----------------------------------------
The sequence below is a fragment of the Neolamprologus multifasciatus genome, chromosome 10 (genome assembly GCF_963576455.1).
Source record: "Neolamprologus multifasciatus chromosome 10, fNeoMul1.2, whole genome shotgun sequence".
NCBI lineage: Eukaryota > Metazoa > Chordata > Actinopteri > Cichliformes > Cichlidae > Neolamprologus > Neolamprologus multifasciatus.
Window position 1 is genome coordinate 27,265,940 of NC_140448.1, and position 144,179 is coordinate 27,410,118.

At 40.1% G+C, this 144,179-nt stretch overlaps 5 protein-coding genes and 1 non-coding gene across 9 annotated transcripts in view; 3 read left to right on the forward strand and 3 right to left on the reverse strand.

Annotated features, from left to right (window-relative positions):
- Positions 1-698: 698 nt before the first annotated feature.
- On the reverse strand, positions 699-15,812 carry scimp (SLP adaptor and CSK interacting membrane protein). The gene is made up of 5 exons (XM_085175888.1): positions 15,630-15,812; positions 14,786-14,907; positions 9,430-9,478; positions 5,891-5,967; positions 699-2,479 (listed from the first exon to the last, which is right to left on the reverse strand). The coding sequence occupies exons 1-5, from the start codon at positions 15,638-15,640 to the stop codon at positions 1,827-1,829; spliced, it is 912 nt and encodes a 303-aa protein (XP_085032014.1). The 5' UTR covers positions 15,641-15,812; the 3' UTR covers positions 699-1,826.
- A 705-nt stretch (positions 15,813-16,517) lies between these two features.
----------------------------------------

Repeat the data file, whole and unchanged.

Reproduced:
The sequence below is a fragment of the Neolamprologus multifasciatus genome, chromosome 10 (genome assembly GCF_963576455.1).
Source record: "Neolamprologus multifasciatus chromosome 10, fNeoMul1.2, whole genome shotgun sequence".
NCBI lineage: Eukaryota > Metazoa > Chordata > Actinopteri > Cichliformes > Cichlidae > Neolamprologus > Neolamprologus multifasciatus.
Window position 1 is genome coordinate 27,265,940 of NC_140448.1, and position 144,179 is coordinate 27,410,118.

At 40.1% G+C, this 144,179-nt stretch overlaps 5 protein-coding genes and 1 non-coding gene across 9 annotated transcripts in view; 3 read left to right on the forward strand and 3 right to left on the reverse strand.

Annotated features, from left to right (window-relative positions):
- Positions 1-698: 698 nt before the first annotated feature.
- On the reverse strand, positions 699-15,812 carry scimp (SLP adaptor and CSK interacting membrane protein). The gene is made up of 5 exons (XM_085175888.1): positions 15,630-15,812; positions 14,786-14,907; positions 9,430-9,478; positions 5,891-5,967; positions 699-2,479 (listed from the first exon to the last, which is right to left on the reverse strand). The coding sequence occupies exons 1-5, from the start codon at positions 15,638-15,640 to the stop codon at positions 1,827-1,829; spliced, it is 912 nt and encodes a 303-aa protein (XP_085032014.1). The 5' UTR covers positions 15,641-15,812; the 3' UTR covers positions 699-1,826.
- A 705-nt stretch (positions 15,813-16,517) lies between these two features.